Watching and Waiting

With no data scheduled until Friday, Wall Street's focus will be on weakness in stocks -- and a brewing crisis in emerging markets

By Kim Rupert

Despite the usual anticipation, the June payroll report released July 6 will keep us waiting. Indeed, the employment report didn't really provide any new insights into the past, present, or future for the economy. Hence it didn't alter views on the Federal Reserve. That will leave the market grasping for clues, not only through this week, but for the next month as well.

There are no key pieces of data until Friday's retail sales and sentiment reports. And since there is still another complete cycle of data between now and the Aug. 21 meeting of Fed policy-makers, the markets will just have to keep on waiting.


  With no data until Friday's reports on retail sales, consumer sentiment, and producer prices, stocks and emerging markets are liable to remain the focus. Through the rest of the month we'll watch data on housing, production, inventories and prices, until the cycle repeats again in August heading into the Fed policy meeting.

Until we get more data, traders will have to monitor action in other markets, most notably stocks and emerging markets. Stocks sank like a stone on July 6 after a trifecta of warnings from tech leaders Advanced Micro Devices, EMC Corp. and BMC Software, combined with weakness from overseas shares and disappointment over the economy, weighed heavily on Wall Street.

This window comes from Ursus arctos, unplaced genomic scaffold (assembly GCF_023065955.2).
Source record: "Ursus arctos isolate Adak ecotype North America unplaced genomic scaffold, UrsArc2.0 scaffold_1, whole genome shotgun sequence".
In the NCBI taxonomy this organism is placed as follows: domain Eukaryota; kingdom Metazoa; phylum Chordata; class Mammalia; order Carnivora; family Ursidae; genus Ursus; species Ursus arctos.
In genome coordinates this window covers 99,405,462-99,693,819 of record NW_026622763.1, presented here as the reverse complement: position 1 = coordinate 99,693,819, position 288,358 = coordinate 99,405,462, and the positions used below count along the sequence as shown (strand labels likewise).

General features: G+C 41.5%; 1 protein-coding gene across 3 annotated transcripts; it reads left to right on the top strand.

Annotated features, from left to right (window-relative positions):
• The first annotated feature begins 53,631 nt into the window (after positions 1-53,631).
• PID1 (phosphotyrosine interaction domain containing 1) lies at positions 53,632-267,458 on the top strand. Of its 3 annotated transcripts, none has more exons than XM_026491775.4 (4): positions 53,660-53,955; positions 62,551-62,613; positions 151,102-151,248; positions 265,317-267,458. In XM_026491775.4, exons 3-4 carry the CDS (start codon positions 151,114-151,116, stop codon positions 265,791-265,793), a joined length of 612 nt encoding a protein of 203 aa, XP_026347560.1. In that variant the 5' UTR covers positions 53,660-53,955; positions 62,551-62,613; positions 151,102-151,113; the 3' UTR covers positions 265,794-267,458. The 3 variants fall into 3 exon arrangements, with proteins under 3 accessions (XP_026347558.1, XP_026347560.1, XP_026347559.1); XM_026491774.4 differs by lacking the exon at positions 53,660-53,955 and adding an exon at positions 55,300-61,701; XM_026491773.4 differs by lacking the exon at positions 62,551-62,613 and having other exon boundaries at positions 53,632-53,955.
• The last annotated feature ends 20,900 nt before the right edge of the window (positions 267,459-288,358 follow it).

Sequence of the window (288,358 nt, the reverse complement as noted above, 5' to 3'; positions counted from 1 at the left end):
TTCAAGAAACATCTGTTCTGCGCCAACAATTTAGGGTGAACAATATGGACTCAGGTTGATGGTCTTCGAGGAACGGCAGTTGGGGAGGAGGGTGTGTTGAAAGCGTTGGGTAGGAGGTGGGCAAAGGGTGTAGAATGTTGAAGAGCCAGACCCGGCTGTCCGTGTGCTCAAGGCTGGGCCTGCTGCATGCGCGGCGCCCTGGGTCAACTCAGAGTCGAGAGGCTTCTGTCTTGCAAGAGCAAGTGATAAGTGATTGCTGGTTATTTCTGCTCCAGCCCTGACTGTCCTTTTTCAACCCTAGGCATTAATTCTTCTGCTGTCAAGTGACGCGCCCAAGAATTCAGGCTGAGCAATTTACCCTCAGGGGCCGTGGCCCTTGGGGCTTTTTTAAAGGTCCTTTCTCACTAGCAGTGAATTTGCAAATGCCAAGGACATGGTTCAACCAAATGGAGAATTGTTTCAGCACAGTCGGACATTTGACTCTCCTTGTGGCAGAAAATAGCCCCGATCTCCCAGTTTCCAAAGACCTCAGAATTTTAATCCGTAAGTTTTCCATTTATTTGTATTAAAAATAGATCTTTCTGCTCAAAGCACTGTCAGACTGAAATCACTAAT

Meanwhile, emerging market jitters are quickly becoming full-blown market panic. Emerging market currencies across the globe, especially the Argentine peso, the Turkish lira, the Polish zloty, and the South African rand took it on the chin late last week, hurt by difficulties with IMF funding, fiscal concerns, and political instability. With the 1998 financial crisis still fresh in traders' minds, Treasuries and the dollar will remain the main source of safety.


  Participants in the weekly S&P MMS survey of Fed watchers contacted on July 6 were unimpressed by the June payroll figures, finding little new in the data but enough in the mix to satisfy both bulls and bears alike. And unfortunately, there was nothing outstanding in the numbers that gave either camp the edge in deciding where the economy is going from here. Hence, we continue to be left with an economy that is half-full, half-empty, or somewhere in between.

That is not a helpful environment for the bond market to establish clear direction. Hence, we look for choppy trading. However, we suspect that the general trend will be for lower yields, especially at the short end of the yield curve, within the context of a buy-on-dip mentality. With continued disappointment in the economy's recovery, a shaky stock market, and increased instability in emerging markets, the short end should lead Treasury yields lower.

MMS Survey results are consistent with this scenario. Data due out over the next several weeks point to an ongoing mix of modest gains in consumption and housing, weakness in production, all within a benign inflation environment. This should keep another Fed rate cut on the table. Indeed, 80% of those contacted expect another 25 basis point rate cut in August, but they aren't holding out for anything more.

Rupert is a senior economist for Standard & Poor's Global Markets

Before it's here, it's on the Bloomberg Terminal.